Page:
Blog : Lake Geneva Buyers

Lake Geneva Water

Lake Geneva Water

I see the world in black and white. I see it in wrong and right. I see the people who dwell in the gray and I wonder why. Packers fans see Bears fans and wonder why. Bears fans feel the same. Some people saw that dress as being gold and some saw it as blue. Some think the President is good and some think he’s bad. These are binary situations with predictable outcomes. It’s one or the other. Black or white. Blue or Gold. Orange and Blue or Green and Gold. Capitalism or Socialism. Two choices, nothing in the middle. No gray to be found, anywhere.

My lack of gray awareness extends to the Lake Geneva lakefront, as do most things in my life. In this case, there are once again two sorts of people. Two types of buyers. Two positions that can be adopted, each a religion, one of conviction and one of ignorance. There are really only two types of buyers on this lake. An easy play here would be to assume that I’m talking about the smart buyers who work with me, and the other buyers that don’t. But this is the low hanging fruit and we’re not seeking the easy way out. That’s for the other group, the group that we don’t belong to. The two groups? Those who understand that the water adjacent their would-be-lakefront-home is important, and those who are wrong.

It’s true that all of Geneva Lake is divine. While the lakefront homes themselves can vary by make and model, many subscribe to the belief that the lake is the lake. If they’ve found their way here, they know they’ve already eschewed the bad lakes in favor of this, the good lake, and in that they feel as though they have made the correct decision. They would be correct, in a way. But if we dig deeper we can find that not all of Geneva Lake was created equal. This is a lake of good and better, and ultimately best, but there is a misunderstood part of this lake, one that can only be considered to be nothing but bad.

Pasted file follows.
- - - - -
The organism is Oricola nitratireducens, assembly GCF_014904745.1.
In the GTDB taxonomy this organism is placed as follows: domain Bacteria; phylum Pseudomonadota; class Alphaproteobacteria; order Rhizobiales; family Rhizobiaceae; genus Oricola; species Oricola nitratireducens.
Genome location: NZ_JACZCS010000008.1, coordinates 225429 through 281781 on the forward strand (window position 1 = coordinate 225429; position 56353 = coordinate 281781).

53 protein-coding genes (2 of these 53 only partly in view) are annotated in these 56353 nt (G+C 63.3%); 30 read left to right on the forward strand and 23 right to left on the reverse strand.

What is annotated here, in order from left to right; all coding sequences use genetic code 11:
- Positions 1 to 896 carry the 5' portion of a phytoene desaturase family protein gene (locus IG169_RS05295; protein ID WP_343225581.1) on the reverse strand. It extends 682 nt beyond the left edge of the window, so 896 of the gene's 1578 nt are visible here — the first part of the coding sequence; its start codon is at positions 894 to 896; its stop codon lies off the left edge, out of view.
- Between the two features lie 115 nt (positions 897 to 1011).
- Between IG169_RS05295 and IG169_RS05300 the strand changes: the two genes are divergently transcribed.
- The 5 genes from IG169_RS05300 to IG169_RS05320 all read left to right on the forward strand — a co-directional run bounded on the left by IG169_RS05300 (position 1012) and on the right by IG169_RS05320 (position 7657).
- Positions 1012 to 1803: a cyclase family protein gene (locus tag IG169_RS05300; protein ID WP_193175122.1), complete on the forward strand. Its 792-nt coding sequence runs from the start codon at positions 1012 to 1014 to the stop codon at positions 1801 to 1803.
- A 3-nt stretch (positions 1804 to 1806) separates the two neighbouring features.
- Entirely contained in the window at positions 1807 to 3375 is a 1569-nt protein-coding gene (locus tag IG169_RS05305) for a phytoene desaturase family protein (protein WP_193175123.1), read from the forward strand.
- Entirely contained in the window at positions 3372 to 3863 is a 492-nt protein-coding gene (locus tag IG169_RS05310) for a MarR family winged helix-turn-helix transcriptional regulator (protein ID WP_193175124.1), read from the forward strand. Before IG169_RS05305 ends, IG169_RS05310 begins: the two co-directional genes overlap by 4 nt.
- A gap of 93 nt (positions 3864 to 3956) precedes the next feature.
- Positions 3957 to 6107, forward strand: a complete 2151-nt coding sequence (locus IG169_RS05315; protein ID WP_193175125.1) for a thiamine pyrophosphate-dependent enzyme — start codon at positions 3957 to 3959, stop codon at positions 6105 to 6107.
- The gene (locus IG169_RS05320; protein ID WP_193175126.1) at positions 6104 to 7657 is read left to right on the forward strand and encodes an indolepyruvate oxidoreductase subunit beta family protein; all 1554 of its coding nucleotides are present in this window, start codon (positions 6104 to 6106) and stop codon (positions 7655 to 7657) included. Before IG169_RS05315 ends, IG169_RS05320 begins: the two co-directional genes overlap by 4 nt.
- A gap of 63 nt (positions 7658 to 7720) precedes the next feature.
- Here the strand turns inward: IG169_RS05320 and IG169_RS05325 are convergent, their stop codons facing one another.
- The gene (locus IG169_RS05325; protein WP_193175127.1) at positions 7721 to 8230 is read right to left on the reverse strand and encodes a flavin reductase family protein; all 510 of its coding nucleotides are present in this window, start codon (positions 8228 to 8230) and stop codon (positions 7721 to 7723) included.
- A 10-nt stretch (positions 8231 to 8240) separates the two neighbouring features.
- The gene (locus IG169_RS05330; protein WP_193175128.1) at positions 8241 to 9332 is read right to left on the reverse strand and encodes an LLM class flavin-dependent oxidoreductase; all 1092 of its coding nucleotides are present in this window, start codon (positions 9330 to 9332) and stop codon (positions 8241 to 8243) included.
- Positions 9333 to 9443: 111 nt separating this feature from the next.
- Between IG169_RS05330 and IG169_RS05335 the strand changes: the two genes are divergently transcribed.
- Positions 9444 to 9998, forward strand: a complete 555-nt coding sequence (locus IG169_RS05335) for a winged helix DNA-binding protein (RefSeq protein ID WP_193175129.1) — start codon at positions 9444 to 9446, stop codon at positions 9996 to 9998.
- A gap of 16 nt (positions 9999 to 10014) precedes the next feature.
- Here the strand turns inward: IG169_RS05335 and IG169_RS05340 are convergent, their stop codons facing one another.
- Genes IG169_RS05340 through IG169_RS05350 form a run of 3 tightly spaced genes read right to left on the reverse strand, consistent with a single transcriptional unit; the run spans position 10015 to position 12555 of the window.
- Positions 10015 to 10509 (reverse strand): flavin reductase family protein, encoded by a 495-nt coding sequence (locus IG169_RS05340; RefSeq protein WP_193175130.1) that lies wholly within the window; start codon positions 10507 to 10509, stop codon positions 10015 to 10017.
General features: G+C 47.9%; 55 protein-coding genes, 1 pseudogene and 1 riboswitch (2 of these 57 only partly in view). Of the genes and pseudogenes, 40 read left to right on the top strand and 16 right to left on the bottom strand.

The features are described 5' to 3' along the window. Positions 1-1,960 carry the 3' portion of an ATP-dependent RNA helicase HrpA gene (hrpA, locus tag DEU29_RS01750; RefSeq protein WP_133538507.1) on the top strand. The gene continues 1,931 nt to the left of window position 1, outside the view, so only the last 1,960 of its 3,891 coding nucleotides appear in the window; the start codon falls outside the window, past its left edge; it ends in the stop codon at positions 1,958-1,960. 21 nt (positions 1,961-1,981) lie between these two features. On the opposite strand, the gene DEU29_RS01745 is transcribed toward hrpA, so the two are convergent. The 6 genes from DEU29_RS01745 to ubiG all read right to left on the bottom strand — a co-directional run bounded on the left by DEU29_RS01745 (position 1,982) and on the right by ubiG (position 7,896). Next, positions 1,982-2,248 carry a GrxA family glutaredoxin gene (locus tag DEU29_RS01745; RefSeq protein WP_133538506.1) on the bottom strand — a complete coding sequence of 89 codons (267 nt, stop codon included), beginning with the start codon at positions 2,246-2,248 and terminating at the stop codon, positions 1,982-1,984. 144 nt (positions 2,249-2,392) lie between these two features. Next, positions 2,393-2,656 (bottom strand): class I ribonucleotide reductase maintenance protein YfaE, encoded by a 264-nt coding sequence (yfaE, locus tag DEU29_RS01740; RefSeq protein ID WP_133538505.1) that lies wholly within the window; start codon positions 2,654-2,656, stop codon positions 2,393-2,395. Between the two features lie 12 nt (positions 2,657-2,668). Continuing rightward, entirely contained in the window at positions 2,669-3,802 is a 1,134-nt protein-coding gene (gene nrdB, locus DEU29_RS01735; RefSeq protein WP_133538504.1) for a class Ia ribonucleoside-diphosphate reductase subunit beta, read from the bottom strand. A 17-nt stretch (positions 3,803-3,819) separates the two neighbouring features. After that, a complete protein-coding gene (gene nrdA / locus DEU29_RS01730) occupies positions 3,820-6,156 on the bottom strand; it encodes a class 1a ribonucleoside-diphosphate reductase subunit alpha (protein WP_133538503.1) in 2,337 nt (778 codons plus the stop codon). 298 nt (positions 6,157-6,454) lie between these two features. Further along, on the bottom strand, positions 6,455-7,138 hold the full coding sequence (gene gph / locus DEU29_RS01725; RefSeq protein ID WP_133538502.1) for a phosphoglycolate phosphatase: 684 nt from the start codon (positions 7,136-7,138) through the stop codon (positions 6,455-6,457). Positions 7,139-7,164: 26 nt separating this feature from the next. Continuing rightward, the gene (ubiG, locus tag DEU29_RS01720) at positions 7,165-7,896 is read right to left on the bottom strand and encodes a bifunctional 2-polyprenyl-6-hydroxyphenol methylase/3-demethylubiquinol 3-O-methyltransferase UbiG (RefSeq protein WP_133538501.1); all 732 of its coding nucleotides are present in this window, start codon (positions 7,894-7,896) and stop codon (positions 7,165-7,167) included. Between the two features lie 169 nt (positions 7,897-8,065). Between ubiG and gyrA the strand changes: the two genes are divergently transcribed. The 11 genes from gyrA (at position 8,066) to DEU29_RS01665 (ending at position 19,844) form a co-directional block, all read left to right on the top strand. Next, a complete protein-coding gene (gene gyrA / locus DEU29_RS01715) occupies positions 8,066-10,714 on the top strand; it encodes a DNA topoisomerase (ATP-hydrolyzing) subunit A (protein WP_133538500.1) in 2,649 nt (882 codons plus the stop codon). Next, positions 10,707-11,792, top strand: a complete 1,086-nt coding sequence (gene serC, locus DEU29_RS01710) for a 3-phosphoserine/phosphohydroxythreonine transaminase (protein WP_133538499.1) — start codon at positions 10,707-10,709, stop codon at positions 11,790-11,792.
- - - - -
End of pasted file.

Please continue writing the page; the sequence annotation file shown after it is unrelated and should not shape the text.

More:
Sacrilege, you say? Heresy? Or is it just the truth, the sort that can only be discovered after a lifetime of walking this path and swimming these waves and casting from these piers? Should it be any surprise that there are good spots on this lake and bad spots? And what exactly does that mean? After all, if you’re a buyer looking for lakefront you’ve certainly already identified that this is the only lake worth buying on, which means you’ve already gained membership into a most exclusive, enlightened group. This is where many buyers stop. This is where they assume the decisions from here on must all be relatively equal. And this is where they are wrong. It’s not nuanced, it’s as binary as anything has ever been. It’s one or the other, either the water matters or it doesn’t, and it does.

The lake is deep. We know this. 150′, give or take. But this isn’t the unique aspect of Geneva Lake that keeps it so remarkable and shimmery. It’s the volume that does that. 70% of Geneva is 70′ or deeper. So this isn’t some spread out mud-puddle in Texas, the sort with swimming tarantulas and brain eating amoebas, this is a sparkling, natural, spring-fed lake of royal proportions. In spite of this magnificent volume, the lake still has its edges, and by default, those edges feature shallow water. It would be forgivable if you viewed a home in the winter without the assistance of an informed agent and you weren’t aware of the quality of the water adjacent that home. But in the summer? In the spring? The fall? With piers in and lawns mowed, this shouldn’t be difficult to figure out.

A proper pier on Geneva should feature end of pier water depth in the 5-8′ range. If you are on Black Point, you might be in 20′ range. But if you’re in a shallow corner of the lake, the sort of corner that might have been a straight up swamp before the property owners of the 1800s filled those corners in with rocks and dirt and tree stumps, then you very well might be in trouble. Full sections of the lake suffer from this shallow-water concern, and I’m positive that the owners of such homes no longer find themselves concerned with the lack of water at the end of their pier. But if you’re a buyer you have a choice, and the choice is simple. If you’re considering a lakefront home on Geneva, be sure you’re buying at a price point that matches the quality of the water. If you’re considering a home search and you’re uncertain what sort of water might be good or bad, don’t sweat that detail. Just ask me.